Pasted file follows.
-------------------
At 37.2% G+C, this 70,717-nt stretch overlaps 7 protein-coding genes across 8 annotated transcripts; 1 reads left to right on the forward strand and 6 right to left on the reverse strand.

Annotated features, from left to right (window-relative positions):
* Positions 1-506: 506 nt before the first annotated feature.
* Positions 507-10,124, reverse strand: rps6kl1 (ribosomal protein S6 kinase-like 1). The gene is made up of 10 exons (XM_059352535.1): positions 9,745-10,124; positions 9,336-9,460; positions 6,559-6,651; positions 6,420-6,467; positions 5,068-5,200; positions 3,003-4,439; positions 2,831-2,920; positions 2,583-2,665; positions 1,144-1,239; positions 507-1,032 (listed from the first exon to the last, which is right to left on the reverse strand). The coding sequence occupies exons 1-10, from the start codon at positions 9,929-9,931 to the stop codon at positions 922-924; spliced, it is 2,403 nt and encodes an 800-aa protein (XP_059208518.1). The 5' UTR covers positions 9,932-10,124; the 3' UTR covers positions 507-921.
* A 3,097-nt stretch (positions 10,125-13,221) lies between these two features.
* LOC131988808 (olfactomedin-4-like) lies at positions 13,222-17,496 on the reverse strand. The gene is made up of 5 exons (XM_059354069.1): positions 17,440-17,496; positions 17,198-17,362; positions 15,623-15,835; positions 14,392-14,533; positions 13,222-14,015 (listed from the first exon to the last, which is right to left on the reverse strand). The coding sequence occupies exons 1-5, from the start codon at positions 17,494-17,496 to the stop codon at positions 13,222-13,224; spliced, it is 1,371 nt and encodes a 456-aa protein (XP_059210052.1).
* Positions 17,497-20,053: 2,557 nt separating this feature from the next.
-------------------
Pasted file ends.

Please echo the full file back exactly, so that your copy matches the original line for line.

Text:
At 37.2% G+C, this 70,717-nt stretch overlaps 7 protein-coding genes across 8 annotated transcripts; 1 reads left to right on the forward strand and 6 right to left on the reverse strand.

Annotated features, from left to right (window-relative positions):
* Positions 1-506: 506 nt before the first annotated feature.
* Positions 507-10,124, reverse strand: rps6kl1 (ribosomal protein S6 kinase-like 1). The gene is made up of 10 exons (XM_059352535.1): positions 9,745-10,124; positions 9,336-9,460; positions 6,559-6,651; positions 6,420-6,467; positions 5,068-5,200; positions 3,003-4,439; positions 2,831-2,920; positions 2,583-2,665; positions 1,144-1,239; positions 507-1,032 (listed from the first exon to the last, which is right to left on the reverse strand). The coding sequence occupies exons 1-10, from the start codon at positions 9,929-9,931 to the stop codon at positions 922-924; spliced, it is 2,403 nt and encodes an 800-aa protein (XP_059208518.1). The 5' UTR covers positions 9,932-10,124; the 3' UTR covers positions 507-921.
* A 3,097-nt stretch (positions 10,125-13,221) lies between these two features.
* LOC131988808 (olfactomedin-4-like) lies at positions 13,222-17,496 on the reverse strand. The gene is made up of 5 exons (XM_059354069.1): positions 17,440-17,496; positions 17,198-17,362; positions 15,623-15,835; positions 14,392-14,533; positions 13,222-14,015 (listed from the first exon to the last, which is right to left on the reverse strand). The coding sequence occupies exons 1-5, from the start codon at positions 17,494-17,496 to the stop codon at positions 13,222-13,224; spliced, it is 1,371 nt and encodes a 456-aa protein (XP_059210052.1).
* Positions 17,497-20,053: 2,557 nt separating this feature from the next.